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H-1B visa application cap hit within 5 days

Photo: John Moore / Getty Images

USCIS has reached the 65,000 visa cap for H-1B high skilled work visa applications as well as the 20,000 visa cap for those with U.S. advanced degrees. They started accepting applications on Monday.

Why it matters: This is the sixth consecutive year that the H-1B cap has been reached within five days of USCIS accepting petitions for the next year, which many tech companies and organizations argue highlights the need for raising the cap.

  • The National Association of Software and Services Companies (NASSCOM) Vice President for Global Trade Development Shivendra Singh released a statement, saying, "America’s economy is crying out for more skilled talent, especially in the IT sector. The large number of applications and the speed with which the annual cap is reached demonstrate the high demand for these workers."
  • Information Technology Industry Council (ITI) Senior Vice President of Government Affairs Andy Halataei, told Axios in a statement that “today is a perfect reminder of why the United States needs to fix its immigration system." He also called for support for Sen. Orrin Hatch's I-Squared Act, which would raise the cap for H-1B visas.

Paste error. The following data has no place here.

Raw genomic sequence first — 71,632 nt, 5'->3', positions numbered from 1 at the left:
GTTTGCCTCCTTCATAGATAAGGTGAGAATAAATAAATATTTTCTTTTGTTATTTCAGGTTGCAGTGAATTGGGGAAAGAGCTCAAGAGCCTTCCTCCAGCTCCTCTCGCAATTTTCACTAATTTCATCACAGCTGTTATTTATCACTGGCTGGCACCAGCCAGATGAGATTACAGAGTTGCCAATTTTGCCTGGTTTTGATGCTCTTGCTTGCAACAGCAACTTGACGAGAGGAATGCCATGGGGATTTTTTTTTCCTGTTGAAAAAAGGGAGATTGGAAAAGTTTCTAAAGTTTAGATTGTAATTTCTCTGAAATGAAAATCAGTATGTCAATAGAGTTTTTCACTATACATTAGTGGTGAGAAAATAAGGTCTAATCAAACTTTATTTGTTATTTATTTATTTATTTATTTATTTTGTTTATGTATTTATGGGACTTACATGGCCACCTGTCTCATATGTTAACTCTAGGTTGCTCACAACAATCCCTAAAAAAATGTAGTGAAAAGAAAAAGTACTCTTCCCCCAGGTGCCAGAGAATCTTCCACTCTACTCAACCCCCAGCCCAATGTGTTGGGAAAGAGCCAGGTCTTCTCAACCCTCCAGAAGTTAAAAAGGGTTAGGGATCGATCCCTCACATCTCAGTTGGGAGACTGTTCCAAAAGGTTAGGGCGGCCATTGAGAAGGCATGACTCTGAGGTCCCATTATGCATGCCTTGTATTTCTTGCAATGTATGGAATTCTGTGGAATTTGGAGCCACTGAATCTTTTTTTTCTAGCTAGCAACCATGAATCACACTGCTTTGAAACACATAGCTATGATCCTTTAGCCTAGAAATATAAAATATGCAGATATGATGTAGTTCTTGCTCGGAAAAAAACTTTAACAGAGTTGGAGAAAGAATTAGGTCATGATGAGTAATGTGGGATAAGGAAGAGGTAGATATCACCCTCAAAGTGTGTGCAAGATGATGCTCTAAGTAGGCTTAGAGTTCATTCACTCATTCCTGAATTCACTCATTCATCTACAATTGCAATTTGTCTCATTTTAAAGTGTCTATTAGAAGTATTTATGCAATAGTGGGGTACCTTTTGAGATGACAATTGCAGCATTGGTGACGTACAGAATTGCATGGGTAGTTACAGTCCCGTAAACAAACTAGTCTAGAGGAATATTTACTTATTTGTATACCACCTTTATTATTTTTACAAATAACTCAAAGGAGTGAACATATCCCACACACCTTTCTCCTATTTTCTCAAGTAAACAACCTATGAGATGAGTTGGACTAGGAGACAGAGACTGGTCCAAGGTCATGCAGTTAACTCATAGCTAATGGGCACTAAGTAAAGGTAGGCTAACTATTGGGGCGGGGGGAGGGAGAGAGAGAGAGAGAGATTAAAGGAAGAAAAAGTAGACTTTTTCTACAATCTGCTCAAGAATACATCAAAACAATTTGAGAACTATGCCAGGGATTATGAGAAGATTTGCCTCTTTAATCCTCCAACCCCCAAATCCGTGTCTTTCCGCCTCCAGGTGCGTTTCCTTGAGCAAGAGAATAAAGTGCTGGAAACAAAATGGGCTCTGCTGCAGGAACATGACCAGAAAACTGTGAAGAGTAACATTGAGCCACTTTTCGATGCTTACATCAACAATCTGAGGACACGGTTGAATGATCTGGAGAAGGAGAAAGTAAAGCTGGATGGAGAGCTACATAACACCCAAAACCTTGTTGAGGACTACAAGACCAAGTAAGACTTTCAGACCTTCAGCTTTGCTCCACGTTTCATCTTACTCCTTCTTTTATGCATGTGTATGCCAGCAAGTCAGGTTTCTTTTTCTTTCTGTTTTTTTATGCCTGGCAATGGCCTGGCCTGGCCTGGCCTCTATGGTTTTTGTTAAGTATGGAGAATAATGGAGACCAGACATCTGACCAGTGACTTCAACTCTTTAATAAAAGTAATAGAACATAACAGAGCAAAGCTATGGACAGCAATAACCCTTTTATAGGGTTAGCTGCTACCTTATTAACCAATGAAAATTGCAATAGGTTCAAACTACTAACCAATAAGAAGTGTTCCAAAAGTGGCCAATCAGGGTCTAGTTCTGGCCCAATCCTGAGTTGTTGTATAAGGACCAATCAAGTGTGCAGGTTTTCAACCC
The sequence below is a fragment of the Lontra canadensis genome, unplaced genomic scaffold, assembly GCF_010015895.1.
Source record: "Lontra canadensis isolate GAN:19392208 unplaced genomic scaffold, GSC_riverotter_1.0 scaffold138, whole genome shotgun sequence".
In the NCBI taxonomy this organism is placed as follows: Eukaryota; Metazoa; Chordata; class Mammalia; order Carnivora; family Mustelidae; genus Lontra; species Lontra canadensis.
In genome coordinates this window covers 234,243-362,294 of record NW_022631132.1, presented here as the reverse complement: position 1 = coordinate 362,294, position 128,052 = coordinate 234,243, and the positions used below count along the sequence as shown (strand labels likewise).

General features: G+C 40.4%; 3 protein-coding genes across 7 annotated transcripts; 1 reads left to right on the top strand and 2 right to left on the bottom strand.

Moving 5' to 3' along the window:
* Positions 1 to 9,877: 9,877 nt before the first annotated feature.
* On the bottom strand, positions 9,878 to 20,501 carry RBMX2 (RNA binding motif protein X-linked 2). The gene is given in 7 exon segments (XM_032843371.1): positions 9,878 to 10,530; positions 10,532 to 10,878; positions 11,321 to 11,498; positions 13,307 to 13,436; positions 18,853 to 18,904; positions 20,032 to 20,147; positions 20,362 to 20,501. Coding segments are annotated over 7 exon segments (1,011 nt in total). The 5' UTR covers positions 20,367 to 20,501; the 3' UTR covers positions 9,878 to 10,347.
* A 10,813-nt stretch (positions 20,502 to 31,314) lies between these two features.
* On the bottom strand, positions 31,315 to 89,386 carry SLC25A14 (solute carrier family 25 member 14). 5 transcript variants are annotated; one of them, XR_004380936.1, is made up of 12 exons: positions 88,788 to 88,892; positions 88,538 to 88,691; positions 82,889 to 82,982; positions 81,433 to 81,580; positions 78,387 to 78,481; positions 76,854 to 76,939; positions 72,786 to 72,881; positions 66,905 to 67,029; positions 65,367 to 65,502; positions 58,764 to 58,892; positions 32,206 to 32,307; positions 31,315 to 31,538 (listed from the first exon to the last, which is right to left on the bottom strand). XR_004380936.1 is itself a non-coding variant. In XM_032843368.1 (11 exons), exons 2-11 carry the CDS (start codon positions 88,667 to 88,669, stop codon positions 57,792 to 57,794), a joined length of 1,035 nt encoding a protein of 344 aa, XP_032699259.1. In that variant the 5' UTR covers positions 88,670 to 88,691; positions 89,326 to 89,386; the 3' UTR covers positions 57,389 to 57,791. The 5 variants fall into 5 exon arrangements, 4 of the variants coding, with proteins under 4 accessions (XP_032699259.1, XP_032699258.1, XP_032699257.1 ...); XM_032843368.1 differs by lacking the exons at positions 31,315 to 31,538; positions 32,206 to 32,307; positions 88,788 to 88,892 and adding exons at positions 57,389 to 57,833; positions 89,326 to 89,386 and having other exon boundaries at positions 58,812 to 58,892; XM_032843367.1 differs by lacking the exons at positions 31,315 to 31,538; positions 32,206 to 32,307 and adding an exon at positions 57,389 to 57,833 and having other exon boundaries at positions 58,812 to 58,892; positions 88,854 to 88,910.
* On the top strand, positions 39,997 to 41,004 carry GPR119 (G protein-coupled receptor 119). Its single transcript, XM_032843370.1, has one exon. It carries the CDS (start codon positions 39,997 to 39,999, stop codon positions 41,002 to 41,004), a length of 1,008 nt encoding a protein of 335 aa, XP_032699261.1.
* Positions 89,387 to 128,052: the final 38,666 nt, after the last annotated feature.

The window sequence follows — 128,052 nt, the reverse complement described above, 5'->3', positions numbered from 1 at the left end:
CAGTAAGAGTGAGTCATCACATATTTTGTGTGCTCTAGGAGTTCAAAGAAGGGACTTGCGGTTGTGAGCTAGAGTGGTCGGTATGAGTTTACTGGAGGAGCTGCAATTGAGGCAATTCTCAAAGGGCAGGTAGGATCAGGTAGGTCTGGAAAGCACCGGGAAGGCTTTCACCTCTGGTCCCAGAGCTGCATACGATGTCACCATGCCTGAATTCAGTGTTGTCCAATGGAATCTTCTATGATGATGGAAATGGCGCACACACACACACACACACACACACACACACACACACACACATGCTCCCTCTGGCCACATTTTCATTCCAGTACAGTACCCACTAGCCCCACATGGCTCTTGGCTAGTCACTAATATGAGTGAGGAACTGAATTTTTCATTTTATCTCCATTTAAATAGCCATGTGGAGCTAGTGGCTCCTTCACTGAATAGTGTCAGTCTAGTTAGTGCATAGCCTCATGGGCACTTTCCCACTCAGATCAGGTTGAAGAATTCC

• president Todd Schulte told Axios in a statement that the cap impacts medical innovation, job creation, and wage growth in the U.S. “We should have a high-skilled immigration that makes it easier for America to remain a magnet for global talent and innovation - and unfortunately as we are reminded today, our immigration system is currently pushing us in the wrong direction.”
  • Go deeper: The cities with the most H-1B workers
Axios 54 mins ago
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Dave Lawler 1 hour ago
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Trump's next guest: Merkel follows Macron

Illustration: Sarah Grillo / Axios

German Chancellor Angela Merkel will arrive in Washington tomorrow a diminished figure — limping into her fourth term after six months of torturous coalition talks and touching down in the afterglow of Emmanuel Macron’s state visit.

Flashback: Days after Trump’s election in November 2016, Barack Obama flew to Germany and hailed Merkel — then TIME’s reigning Person of the Year — as “my closest international partner these last eight years.” Headlines declared that she had, however reluctantly, become the "leader of the free world."